Top cop wants car speed limiters
By Katherine Danks and Peter Jean
April 18, 2006
NEW South Wales top traffic cop says he'll push for speed limiters on all cars following one of the state's worst Easter road tolls on record.
Nine people died in six separate crashes during the NSW Easter road toll period, which ended at midnight (AEST).
In the latest tragedy, a Queensland man and his son were killed and eight people injured when two cars collided head-on on the Newell Highway near Gilgandra, in the NSW central west, about 10pm yesterday.
Two young men and an elderly woman were killed in another head-on in Sydney's west yesterday morning.
Traffic Services Commander John Hartley said he would press for the introduction of speed limiters on all cars when he meets his state counterparts at the Australasian Traffic Policing Forum in Canberra this week.
The technology already exists in buses and trucks, which are limited to a maximum speed of 100kph on a flat surface.
A device reduces the revs of the motor once the speedo hits a designated speed, preventing it going over the limit.
Supt Hartley said he believed a top speed of 120kph was a "reasonable limit" for cars, but it would take years to introduce.
"I think there is opportunity there to lobby the manufacturers and this week I'll be meeting with my interstate colleagues in Canberra regarding road safety issues, and this one item I'll bring to the table," Supt Hartley said.
"I'd like to see it tomorrow, but obviously that's not realistic.
"The fact is manufacturers do move slowly, (it) would mean a change of design of cars from Europe, so there is a whole lot of issues to be developed over a period of time."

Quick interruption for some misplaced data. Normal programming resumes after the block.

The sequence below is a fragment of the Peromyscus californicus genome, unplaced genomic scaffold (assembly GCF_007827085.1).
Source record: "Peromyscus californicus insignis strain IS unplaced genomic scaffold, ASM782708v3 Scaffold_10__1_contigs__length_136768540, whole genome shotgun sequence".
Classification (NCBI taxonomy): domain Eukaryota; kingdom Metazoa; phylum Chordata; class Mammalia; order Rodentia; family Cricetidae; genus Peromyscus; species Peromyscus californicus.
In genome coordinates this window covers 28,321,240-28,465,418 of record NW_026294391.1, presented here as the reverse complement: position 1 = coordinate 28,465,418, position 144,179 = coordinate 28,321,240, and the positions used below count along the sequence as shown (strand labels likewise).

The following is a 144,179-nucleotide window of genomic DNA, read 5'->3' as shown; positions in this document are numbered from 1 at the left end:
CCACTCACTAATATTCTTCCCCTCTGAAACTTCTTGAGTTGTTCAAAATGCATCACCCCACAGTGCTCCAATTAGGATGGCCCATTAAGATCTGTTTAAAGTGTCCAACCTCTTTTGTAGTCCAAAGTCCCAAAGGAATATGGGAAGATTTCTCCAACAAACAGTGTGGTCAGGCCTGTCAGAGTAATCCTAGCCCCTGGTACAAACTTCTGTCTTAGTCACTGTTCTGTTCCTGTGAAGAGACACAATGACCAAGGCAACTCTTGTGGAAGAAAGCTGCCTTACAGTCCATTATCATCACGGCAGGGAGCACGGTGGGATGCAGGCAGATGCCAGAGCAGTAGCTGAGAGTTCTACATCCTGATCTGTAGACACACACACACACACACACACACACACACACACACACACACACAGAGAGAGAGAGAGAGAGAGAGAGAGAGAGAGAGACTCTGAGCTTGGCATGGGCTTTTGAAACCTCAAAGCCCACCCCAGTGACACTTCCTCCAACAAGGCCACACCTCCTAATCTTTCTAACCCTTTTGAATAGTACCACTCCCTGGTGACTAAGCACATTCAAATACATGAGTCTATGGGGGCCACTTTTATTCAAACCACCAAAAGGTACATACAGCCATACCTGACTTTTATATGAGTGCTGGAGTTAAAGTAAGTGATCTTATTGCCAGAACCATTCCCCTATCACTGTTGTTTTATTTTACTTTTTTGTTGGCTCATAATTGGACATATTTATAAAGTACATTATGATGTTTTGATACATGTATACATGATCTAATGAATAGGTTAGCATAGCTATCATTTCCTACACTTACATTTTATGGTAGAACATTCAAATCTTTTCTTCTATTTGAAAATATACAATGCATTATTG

The NSW Parliamentary StaySafe Committee has been pushing for speed limiters on cars for the past decade.
Premier Morris Iemma and Roads Minister Eric Roozendaal said today they were saddened the Easter road toll had almost doubled from five the previous year.
Mr Roozendaal said speed and fatigue contributed to many of the accidents and he had asked for road safety advertising campaigns to be reviewed ahead of the Anzac Day long weekend.
Mr Iemma said some drivers were ignoring information campaigns about the dangers of speeding.
Mr Roozendaal said Goran Nikolovski, 29 – the driver of a high-performance Subaru WRX who was killed in yesterday's triple fatality – had been driving while under notice that his licence was to be suspended due to previous speeding offences.
Police said it appeared the Subaru was on the wrong side of the road when it crashed into another car on Bringelly Road at Horningsea Park, in the city's west.
A male passenger in the car and the 75-year-old female driver of the other car were also killed in the crash.
Mr Roozendaal said Mr Nikolovski had been advised on April 7 that his licence would be suspended but had had 28 days from that date to challenge the decision.